Over the last month, the state has been bombarded by winter weather, including snow, sleet, ice, and freezing rain. This can leave the sidewalk, steps, and driveway in front of a home dangerously slippery. For that reason, it is best to clear any snow or ice accumulation as early as possible in the day. After all, the longer the dangerous conditions are permitted to exist, the more likely it is that someone could be injured. Some municipalities even have ordinances requiring snow removal only hours after the snow stops falling.
When shoveling snow and ice, be sure to place it somewhere where it will not block roads, drains, and sidewalks. Use rock salt to melt any remaining snow and ice by sprinkling it generously over affected areas. If salt is not available, sprinkle ash, sand, or even cat litter for traction over icy areas instead. For elderly or disabled neighbors, consider offering to clear their properties of snow and ice. If an individual is elderly or disabled, or they simply do not have time to clear their own property of snow and ice, enlist some neighbors.
If an individual is a renter or in a homeowner’s association, be clear about what one’s lease or homeowner’s association policy says about their responsibilities. Many landlords leave snow removal from the streets to the local authorities but might take care of snow removal on sidewalks in front of homes. However, their responsibility, if any, may kick in only if there is a significant amount of snow; lighter flurries of snow that nevertheless produce icy conditions might be left to the individual. In such cases, or in cases where the balance of responsibility for clearing snow and ice falls on the individual, salt or other de-icing material will need to be available on hand, as well as a good snow shovel to clear a driveway, personal parking space, and sidewalk. Consult one’s lease or homeowner’s association policy for clarity on particular responsibilities.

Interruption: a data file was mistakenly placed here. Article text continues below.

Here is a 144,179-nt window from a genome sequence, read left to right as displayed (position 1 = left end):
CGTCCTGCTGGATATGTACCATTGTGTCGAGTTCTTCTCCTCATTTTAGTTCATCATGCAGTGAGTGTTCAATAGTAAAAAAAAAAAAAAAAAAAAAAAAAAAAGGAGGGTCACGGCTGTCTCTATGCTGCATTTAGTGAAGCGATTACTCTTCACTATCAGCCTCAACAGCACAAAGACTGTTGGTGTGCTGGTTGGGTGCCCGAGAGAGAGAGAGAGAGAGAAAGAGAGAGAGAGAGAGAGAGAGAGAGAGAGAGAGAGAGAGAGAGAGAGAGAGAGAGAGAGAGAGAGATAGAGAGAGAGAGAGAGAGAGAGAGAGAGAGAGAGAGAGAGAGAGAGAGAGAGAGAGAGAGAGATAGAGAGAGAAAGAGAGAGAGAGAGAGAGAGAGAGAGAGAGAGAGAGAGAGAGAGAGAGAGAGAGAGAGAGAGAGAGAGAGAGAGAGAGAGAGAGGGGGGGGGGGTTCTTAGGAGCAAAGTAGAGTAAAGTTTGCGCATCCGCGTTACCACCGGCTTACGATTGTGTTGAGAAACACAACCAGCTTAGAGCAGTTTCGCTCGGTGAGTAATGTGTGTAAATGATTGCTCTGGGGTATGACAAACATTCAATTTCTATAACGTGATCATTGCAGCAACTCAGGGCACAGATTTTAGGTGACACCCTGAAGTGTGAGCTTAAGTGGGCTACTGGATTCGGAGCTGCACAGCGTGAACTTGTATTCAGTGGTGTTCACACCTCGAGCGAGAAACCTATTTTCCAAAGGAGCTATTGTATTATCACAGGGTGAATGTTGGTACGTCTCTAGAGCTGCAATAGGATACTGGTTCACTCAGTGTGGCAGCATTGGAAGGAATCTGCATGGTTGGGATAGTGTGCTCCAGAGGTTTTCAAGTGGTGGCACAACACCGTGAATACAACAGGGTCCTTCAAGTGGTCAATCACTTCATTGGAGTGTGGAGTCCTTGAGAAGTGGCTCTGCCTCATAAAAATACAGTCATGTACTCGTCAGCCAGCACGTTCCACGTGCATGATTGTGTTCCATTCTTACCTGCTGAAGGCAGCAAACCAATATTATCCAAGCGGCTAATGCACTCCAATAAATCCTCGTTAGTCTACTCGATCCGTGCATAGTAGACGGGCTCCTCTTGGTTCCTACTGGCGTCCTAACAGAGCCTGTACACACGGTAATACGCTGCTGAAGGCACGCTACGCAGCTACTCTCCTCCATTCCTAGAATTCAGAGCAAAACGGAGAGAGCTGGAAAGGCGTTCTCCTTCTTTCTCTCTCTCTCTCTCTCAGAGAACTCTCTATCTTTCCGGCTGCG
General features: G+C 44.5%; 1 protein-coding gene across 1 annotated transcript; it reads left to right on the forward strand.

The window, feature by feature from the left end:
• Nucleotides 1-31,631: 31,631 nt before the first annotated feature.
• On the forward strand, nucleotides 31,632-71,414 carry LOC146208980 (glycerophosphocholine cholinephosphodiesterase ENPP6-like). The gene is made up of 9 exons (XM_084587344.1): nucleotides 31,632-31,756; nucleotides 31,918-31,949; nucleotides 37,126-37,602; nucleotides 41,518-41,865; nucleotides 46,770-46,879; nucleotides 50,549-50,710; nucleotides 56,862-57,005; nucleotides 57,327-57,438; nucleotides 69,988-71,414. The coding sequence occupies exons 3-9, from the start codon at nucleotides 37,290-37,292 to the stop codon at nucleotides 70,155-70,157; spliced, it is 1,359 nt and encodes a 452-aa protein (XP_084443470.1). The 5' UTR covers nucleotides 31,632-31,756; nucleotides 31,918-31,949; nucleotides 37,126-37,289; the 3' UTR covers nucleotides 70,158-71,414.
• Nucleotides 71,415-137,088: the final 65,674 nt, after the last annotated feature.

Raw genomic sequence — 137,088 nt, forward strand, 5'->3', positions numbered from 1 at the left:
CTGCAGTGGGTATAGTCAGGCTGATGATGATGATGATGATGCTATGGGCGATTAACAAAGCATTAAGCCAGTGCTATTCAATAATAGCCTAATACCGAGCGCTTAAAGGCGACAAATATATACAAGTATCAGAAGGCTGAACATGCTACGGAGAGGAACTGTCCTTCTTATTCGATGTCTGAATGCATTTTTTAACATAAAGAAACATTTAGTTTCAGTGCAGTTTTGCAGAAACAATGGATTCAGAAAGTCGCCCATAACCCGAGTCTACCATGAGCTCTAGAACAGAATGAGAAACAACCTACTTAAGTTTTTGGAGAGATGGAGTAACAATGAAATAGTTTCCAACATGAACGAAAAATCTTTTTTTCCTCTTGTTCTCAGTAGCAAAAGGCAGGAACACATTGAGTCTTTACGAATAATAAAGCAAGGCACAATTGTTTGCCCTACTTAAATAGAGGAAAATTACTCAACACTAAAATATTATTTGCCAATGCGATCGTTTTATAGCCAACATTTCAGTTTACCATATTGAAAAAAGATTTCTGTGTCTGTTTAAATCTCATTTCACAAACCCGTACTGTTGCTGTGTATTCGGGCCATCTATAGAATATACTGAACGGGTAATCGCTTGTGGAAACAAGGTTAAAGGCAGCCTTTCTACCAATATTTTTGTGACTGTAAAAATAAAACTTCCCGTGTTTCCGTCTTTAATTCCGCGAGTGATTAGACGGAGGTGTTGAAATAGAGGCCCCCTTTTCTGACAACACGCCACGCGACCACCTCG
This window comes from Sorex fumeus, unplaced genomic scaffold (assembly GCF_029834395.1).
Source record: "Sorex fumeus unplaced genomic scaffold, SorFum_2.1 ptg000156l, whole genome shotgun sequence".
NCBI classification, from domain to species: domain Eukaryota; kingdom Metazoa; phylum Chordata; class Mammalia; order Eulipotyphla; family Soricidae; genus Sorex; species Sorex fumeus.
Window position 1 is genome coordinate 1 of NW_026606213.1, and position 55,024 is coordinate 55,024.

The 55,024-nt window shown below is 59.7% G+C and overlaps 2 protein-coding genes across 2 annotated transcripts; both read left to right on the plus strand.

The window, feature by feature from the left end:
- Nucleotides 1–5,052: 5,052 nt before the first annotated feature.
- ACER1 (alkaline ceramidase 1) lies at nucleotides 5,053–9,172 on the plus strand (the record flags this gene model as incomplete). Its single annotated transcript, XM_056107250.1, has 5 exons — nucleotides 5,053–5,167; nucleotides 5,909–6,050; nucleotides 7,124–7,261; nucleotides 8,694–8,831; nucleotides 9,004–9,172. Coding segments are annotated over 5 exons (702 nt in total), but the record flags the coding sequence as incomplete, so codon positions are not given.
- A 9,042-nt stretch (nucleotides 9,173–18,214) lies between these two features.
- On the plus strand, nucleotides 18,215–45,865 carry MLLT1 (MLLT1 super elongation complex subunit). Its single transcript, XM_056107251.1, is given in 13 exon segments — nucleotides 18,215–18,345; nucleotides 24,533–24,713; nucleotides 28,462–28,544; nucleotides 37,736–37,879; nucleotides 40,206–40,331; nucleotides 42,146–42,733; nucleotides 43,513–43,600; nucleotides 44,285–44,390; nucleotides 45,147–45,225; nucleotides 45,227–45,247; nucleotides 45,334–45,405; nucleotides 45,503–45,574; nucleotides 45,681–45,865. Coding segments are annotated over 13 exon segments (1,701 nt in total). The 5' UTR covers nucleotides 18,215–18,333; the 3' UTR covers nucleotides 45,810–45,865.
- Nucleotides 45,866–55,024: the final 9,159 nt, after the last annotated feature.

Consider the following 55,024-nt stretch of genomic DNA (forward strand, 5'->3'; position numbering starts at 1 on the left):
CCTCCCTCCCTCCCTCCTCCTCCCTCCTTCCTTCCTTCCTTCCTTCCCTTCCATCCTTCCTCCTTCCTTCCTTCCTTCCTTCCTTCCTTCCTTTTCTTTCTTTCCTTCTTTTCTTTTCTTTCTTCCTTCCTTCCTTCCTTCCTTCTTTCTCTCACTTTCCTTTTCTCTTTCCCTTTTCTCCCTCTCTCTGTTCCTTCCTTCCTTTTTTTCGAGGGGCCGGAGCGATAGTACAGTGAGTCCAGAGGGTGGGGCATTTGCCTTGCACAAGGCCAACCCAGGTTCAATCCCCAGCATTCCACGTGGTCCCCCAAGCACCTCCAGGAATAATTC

Owners of brick-and-mortar businesses should also have a snow shovel handy. If a business does not have an adjacent parking lot that they are responsible for, it is best to keep the storefront clear of snow and ice. However, if a business has a parking lot to keep safe and accessible, consider hiring a snow removal service to help keep it clear. At a minimum, these services typically offer de-icing, plowing, shoveling, reporting, and seasonal inspections. Many snow removal services allow custom contracts based on the size of the area to be cleared and the frequency with which the business wants the snow removal performed. Shop around to find a contractor who can provide the services needed.
During dangerous weather conditions, victims can be injured due to no fault of their own. In these cases, contact a knowledgeable Delaware personal injury lawyer at Rhoades & Morrow today. For a free consultation, call (302) 427-9500 or fill out an online form to get started. Located in Wilmington, Bear, and Milford, Delaware, the firm serves clients throughout Delaware.